“I learned how to control myself,” says Amber Ward.

Amber was suspended 15 times for getting into fights during her freshman year. Now a junior, she says she's worked hard to keep trouble at bay.

“I started looking at a lot of situations different. I started looking at a lot of fights different like when people come to me I'm like 'think', I be stopping while we arguing, I'll be thinking am I mad, like ok is fighting her really worth it? You get 10 days out of school and it's not even worth it.

Filed under: Crime • Walk in My Shoes
soundoff (108 Responses)
  1. Lindsey

    For those of you that are blaming the schools, tell me: How are schools supposed to function well when the parents don't give a flip about their children? How are schools supposed to force parents to bring their children to school on time, in seasonally appropriate clothing, clean and fed? How are schools supposed to force parents to put their children to bed at a decent hour so that they can be well-rested enough to learn? I've had students tell me, on the day of the big state test, that they're nervous because they're really tired. When I ask them why they're so tired, they tell me that their parents wanted to go see a friend the night before so they were out until 1:30am on a school night.

    Add all of that to a culture that tells children that education is for losers or white people only, add that to a culture that actively teaches their children to be violent, and you have a hot mess. Schools can only control so much.

    Think of it this way: would you win the Indy 500 with a car that had flat tires, needed a tune-up, and didn't have a full tank of gas? That's how some of these children come to school.

    These kids need hope. They need to know that they are loved. They need to be shown that violence will get them nowhere. They need all of these things starting at a very young age, and they need to get them from the people that gave them life.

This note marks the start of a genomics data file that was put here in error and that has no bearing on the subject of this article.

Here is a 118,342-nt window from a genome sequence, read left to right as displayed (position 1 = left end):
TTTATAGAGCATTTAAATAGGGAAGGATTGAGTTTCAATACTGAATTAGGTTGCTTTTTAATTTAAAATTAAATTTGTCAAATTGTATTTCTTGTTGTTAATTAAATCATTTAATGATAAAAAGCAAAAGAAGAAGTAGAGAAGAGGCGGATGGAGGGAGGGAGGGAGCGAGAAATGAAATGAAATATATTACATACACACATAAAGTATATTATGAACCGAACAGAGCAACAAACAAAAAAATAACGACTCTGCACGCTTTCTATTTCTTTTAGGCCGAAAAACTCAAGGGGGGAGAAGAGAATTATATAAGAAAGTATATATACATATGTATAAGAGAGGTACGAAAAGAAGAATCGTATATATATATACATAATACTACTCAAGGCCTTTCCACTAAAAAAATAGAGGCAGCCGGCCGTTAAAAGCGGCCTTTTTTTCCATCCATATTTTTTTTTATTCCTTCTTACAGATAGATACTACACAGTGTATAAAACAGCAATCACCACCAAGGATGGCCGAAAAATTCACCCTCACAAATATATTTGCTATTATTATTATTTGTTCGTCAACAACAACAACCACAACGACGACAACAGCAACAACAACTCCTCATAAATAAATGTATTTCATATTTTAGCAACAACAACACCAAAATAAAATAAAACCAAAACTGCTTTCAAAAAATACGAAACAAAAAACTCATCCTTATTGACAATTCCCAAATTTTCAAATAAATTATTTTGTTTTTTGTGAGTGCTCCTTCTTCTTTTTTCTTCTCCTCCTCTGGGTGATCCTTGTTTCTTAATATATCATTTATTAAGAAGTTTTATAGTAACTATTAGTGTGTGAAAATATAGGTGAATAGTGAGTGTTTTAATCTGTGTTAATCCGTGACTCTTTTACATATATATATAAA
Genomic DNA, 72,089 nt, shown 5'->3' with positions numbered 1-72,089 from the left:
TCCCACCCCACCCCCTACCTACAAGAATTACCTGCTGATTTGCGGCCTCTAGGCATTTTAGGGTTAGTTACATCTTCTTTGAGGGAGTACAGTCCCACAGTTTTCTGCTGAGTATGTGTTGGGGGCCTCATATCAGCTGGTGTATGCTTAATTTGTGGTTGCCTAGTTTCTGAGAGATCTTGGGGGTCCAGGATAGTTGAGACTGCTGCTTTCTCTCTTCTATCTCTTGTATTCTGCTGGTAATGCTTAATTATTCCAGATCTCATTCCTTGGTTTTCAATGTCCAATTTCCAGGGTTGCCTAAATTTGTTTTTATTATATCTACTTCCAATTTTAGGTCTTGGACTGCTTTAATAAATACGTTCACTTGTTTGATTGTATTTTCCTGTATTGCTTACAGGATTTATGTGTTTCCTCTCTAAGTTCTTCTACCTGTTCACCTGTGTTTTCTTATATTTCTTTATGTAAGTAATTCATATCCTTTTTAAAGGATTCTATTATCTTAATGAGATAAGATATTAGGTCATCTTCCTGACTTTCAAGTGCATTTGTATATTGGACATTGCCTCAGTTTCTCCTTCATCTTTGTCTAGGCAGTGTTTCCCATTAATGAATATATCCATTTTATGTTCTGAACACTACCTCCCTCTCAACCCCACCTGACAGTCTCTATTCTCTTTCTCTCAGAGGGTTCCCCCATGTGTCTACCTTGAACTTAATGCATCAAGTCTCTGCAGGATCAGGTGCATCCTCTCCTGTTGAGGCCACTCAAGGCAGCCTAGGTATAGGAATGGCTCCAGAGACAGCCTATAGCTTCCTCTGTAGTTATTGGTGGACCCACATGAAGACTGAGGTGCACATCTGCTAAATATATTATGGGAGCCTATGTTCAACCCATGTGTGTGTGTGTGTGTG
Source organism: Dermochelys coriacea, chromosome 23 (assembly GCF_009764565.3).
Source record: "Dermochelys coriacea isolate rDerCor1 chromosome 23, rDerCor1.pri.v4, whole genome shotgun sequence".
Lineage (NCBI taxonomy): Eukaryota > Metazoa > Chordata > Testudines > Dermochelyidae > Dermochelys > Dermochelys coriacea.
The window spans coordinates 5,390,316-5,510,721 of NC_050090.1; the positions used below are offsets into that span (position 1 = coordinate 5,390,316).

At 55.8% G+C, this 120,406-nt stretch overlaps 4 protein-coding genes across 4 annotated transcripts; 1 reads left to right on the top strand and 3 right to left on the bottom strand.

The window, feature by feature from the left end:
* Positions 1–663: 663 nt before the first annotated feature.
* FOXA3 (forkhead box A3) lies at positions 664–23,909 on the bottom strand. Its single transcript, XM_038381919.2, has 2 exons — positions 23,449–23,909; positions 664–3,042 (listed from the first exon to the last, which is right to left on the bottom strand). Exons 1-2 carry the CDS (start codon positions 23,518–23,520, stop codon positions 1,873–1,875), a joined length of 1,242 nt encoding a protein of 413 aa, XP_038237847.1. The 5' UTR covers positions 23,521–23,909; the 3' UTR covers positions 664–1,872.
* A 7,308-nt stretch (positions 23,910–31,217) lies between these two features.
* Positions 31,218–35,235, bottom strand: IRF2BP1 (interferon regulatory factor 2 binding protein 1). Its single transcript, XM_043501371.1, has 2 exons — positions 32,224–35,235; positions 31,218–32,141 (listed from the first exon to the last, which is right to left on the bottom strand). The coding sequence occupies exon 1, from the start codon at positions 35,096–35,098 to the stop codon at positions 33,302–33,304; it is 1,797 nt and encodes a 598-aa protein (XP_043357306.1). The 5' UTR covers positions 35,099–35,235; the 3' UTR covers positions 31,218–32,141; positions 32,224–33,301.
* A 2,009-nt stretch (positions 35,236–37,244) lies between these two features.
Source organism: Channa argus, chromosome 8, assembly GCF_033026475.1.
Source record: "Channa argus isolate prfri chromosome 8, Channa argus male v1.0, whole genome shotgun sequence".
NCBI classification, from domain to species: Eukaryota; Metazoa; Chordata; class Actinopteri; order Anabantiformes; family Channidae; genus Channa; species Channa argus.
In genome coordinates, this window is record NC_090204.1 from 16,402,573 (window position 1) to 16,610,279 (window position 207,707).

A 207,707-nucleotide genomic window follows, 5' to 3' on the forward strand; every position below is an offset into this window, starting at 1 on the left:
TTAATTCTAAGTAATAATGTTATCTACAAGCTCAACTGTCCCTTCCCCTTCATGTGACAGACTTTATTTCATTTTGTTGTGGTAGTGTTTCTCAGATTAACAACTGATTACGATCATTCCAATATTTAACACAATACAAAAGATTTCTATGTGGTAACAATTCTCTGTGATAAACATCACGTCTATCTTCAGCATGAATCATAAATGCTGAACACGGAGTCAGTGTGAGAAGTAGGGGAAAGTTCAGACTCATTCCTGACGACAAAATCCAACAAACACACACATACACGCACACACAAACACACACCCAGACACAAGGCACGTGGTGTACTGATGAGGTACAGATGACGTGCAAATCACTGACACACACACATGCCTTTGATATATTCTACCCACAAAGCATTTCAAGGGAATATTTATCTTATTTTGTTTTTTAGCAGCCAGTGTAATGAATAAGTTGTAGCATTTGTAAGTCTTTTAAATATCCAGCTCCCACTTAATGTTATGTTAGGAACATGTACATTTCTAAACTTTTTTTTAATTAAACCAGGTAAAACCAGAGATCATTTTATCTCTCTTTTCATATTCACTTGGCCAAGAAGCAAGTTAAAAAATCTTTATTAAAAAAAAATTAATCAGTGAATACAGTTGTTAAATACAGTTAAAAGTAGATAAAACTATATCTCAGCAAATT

I grew up poor. I understand eating ramen for dinner and watching your mom say that she's not hungry when in reality she's skipping dinner because otherwise the kids won't get enough to eat. I understand living in a bad neighborhood because it's all your single mom can afford. I get that. The difference is, my mother made SURE I was educated, and she made SURE we kids knew that we were the number 1 priority in her life. We had plenty of hardships, but none of us hurt or killed another kid. Because of her sacrifice, I have a college education and a comfortable middle-class lifestyle. If my mom can do it all while running from an abusive ex, why can't others?

    December 16, 2009 at 10:35 am |
  2. ryan

    I am a sophmore at T.C. Willams high school (yes it is the one from the movie) and in the first month of school we had 30 fights in or in very close proximity to school. The adminastration threated to cancel homecoming and a whole host of other events if the collective act was not cleaned up and it was through all of november we had no fights. Then we had our first pep rally. All was well durring the rally then school went out for the day and because no one wants to miss their bus there was a very large group of people on their way out and thats when all hell broke lose people must have felt offended to be touched in the middle of the group and 3 fights stated and its just so childish and all of the fights we have had are for all of the aforementioned reasons. Our school may look like new nice and better then all the inter-city schools in D.C. but, on the inside we are the exact same.

    December 16, 2009 at 10:05 am |
  3. A.Chenoweth